Polio Vaccine Dr Stanley Plotkin White House Polio Cardiff Astrazeneca Pfizer Novak Moderna Therapeutics
"cardiff" Discussed on KCRW

KCRW

03:23 min | 2 months ago

"cardiff" Discussed on KCRW

"Companies around the world are racing to develop a code 19 vaccine. Ah, couple of vaccines under development in the U. S. Might start clinical trials as early as this month. But how much will people have to pay for it once the vaccine is ready? Cardiff Garcia and Patty Hearst from our daily economics podcast, the indicator from Planet Money, dig into the economics of vaccine pricing. Michael Kinch is the author of between Hope and Fear, a book about the history of vaccines. And he says that making money on a vaccine is harder than making money on, say, a life saving cancer drug. A vaccine generally tends to be a relatively inexpensive short term therapy. You immunize everybody, but you really get that patient population once and at a relatively low price point. Compare that, for example, with a drug for metastatic cancer, where you can price that drug at hundreds of thousands, and now we're reaching the point of millions of dollars per person. And that's much more profitable both of the short term and in the long term In recent decades, the pharma industry has mostly focused on those lucrative drugs and not on vaccines. Which is why Michael argues that pharma companies have been caught flat footed by having to create a vaccine for covered 19. That's also influenced their scientific approach to making that vaccine. Most of the companies in the United States are taking technologies that were developed for, for example, cancer and repurposing them. For covert 19 on this approached by U. S companies has consequences, Michael says an American pharma company that develops a covered vaccine might not actually own the patents on those newer technologies. So for every patient that buys the vaccine, the company might end up having to pay a certain percentage to the other companies that do own the patents. There might be three or 45 or six different patents that you have to serve. Each of them may want a percent or two or three or four that starts to add up very, very quickly charging a lot of money for a vaccine. The public absolutely needs to immunize itself against Covad. Would be extremely controversial, especially controversial if the vaccines developed by one of the cos that's being subsidized by the U. S government certified, the governments pledged roughly $2.2 billion to five US pharma companies, the government and the pharma companies. Obviously both want a vaccine to be developed. But when it comes to pricing the vaccine Have some with different goals. Pharma companies want to charge enough to cover costs and make a profit, whereas the government in the public want prices to be affordable enough that everyone congee immunized. We don't want to dis incentivize the private sector for making a new vaccine. Instead, we want to figure out how do we balance that incentive with making sure that the drug is affordable and available to everyone? Not getting that balance. Right is one of the reasons that have been so few new vaccines developed in the last few decades. Pharma companies know they'll get lamb bastard if they charge too high a price. But charging a low price isn't really worth it to them. Because developing vaccines is expensive. Aligning the incentives of the public in the pharma companies is massively important because his urgent and terribly important is the fight against Cove. It is right now. It probably won't be the last against the threatening pandemic. Patty Hirsch, Cardiff Garcia NPR news.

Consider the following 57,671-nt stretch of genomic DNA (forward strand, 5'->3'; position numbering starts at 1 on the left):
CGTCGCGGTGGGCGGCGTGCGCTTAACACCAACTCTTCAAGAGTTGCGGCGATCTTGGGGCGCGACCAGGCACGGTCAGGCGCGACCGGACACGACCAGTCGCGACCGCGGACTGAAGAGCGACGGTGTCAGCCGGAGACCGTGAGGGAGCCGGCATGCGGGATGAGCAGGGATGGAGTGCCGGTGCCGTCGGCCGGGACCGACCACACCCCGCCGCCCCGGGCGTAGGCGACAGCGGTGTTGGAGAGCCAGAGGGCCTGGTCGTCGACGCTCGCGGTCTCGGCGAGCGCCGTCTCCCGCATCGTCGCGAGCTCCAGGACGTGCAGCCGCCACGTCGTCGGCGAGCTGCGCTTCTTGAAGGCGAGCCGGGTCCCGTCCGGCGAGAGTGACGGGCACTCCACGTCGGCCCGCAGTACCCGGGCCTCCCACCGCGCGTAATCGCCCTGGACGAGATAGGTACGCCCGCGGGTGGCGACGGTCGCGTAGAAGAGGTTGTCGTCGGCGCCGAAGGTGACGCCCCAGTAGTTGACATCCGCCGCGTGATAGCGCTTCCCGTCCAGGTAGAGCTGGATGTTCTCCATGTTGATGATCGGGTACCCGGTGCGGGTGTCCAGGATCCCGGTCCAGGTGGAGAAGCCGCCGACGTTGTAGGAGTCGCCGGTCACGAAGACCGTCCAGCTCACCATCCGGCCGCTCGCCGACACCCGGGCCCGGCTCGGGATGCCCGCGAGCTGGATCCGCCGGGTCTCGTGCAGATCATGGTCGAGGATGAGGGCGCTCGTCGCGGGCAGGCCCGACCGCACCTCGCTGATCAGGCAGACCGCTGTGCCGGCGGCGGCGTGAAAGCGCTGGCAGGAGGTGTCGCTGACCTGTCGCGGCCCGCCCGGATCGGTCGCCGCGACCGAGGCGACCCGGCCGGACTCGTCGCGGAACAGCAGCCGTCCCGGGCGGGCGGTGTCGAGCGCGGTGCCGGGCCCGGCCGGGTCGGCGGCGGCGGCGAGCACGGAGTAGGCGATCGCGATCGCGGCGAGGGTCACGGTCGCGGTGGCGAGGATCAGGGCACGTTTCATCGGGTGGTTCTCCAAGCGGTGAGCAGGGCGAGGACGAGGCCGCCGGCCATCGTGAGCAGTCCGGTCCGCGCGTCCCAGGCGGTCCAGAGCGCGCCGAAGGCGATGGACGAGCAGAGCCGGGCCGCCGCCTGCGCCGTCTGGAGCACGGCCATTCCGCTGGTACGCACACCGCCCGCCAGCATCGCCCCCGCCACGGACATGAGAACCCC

Michael Kinch Planet Money United States Cardiff Garcia Patty Hearst cancer Patty Hirsch Covad NPR Cardiff U. S
When Pilots Want to Visit The Beach